Eight safety tips for celebrating Guy Fawkes night from our friends at Knoji. (Tips by Val Mills)

For UK citizens and those countries with Commonwealth connections, 5 November is traditionally fireworks or bonfire night. The true meaning of this celebration has almost been forgotten I many countries, but it’s the night when people remember the failure of Guy Fawkes and his men to blow up parliament in 1605.

Different countries have different regulations these days, some allowing private fireworks displays and others banning them altogether. Many countries now have only public pyrotechnic displays that people are encouraged to attend.

Even if you are allowed to buy and have a private backyard display where you live, the safest option is to attend and enjoy the public displays. If you are having a private display at home, here are some points to remember to ensure the safety of all attending.

1. Keep children supervised and at a safe distance: Children should watch the fireworks under adult supervision and from a safe distance, back from where the display is happening. For small children, watching through a window is the safest option.

2. Never leave fireworks and matches unattended: If you have to go away at all, never leave the matches and fireworks together where children can get them. Take the matches with you so there are no temptations.

3. Fireworks should be lit by adults: Children should never be allowed to light fireworks themselves. Things can go wrong too easily and using matches or lighters is not a safe option under any circumstances. Even sparklers can be dangerous and must be lit by adults.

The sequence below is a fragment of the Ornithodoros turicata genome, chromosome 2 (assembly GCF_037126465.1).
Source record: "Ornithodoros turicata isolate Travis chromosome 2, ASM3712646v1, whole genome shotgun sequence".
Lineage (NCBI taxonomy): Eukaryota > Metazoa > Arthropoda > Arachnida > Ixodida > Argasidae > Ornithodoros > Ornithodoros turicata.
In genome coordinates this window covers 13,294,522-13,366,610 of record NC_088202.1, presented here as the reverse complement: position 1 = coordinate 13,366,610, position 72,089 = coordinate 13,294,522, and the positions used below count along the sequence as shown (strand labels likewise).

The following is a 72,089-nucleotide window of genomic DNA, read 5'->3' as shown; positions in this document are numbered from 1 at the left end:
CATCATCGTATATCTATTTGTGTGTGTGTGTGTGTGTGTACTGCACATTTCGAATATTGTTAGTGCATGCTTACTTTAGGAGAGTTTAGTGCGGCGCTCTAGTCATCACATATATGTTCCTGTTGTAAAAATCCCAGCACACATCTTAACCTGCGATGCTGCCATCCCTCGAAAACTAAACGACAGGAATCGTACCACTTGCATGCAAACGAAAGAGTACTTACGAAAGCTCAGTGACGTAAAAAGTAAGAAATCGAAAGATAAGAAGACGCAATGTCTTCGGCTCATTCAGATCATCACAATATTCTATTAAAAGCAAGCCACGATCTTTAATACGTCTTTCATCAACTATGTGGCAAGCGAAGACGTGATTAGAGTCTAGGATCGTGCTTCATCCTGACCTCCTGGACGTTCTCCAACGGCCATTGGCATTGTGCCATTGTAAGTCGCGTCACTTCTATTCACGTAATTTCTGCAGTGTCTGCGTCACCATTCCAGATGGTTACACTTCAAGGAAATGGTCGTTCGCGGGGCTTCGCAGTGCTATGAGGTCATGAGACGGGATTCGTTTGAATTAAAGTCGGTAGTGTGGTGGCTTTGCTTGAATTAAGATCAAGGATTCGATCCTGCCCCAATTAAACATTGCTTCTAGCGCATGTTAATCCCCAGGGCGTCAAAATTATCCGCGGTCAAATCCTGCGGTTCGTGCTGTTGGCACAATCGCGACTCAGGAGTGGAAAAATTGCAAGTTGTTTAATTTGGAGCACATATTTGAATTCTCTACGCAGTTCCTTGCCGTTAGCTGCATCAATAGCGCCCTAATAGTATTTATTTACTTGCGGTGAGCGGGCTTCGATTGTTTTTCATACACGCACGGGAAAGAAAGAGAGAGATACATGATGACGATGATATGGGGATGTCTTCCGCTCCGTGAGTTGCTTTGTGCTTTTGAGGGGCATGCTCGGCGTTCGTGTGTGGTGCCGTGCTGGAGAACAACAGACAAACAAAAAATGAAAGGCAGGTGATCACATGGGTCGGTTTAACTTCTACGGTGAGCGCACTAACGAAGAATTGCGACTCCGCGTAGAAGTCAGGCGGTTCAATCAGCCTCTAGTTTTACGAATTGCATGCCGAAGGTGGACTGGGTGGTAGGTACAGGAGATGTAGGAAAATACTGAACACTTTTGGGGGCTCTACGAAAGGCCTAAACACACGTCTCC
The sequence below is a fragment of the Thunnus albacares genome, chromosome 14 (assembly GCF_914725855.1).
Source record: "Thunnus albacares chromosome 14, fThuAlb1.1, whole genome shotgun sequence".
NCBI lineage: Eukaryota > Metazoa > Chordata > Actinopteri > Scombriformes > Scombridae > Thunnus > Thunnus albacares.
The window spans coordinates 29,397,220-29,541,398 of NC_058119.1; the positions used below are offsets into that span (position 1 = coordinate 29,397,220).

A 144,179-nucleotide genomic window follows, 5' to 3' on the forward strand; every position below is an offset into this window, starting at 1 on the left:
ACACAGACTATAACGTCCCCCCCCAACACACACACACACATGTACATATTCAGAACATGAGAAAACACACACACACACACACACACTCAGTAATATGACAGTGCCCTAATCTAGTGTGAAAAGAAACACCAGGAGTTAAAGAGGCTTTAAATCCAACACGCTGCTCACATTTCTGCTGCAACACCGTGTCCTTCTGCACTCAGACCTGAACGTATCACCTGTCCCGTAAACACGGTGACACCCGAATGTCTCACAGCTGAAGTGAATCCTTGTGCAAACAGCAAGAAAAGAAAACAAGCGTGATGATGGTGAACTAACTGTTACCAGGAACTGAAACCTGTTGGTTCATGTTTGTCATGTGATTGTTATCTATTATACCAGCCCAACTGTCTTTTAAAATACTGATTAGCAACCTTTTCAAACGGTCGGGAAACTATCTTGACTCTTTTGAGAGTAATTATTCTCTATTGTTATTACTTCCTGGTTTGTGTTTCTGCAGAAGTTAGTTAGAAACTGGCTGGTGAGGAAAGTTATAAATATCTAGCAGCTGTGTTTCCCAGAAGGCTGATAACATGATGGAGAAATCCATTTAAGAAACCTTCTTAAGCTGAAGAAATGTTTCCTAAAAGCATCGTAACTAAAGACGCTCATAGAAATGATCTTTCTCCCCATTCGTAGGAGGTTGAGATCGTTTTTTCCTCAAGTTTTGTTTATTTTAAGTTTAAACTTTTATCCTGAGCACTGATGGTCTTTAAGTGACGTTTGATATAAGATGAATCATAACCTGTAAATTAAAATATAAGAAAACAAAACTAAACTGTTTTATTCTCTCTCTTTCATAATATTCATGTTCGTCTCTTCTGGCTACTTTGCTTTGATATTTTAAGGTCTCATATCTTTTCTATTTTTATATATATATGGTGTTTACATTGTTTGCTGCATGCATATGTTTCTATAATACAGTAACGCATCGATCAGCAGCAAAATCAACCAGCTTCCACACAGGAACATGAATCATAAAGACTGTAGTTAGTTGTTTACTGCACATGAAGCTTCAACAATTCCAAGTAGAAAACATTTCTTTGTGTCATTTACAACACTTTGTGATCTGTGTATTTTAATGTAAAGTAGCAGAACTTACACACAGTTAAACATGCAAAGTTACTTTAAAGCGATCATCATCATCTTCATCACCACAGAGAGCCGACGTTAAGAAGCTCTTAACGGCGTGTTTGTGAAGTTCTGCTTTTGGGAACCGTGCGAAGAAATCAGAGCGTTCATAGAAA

4. Light fireworks in a clear space: Always light fireworks away from the rest of the fireworks. Ensure you have a clear space far enough away from the box or bag your unlit fireworks are in. Make sure sparks from the lit fireworks aren’t likely to set off the others in the bag.

5. Point fireworks towards the sky: All fireworks should be pointing upwards, towards the sky, before being lit. Young people tend to skylark around a bit, pointing them at friends. This is how accidents happen. To ensure the safety of people and buildings, the only safe way for the coloured lights of any fireworks to go is up.

6. Keep water and possibly sand nearby: Whether it’s a bucket of water or the garden hose, it is essential to have something within reach to extinguish the fire, in case something does go wrong.

7. Be ready to give basic first aid: Even with the best intentions, things go wrong. Make sure you have a first aid kit handy and know what to do with it. Brush up on your knowledge of hat to do in case of burns.

8. Keep pets inside: Not only do your children need to be protected on fireworks night, but so d your pets. Keep them inside until all the activity in your neighbourhood is over.

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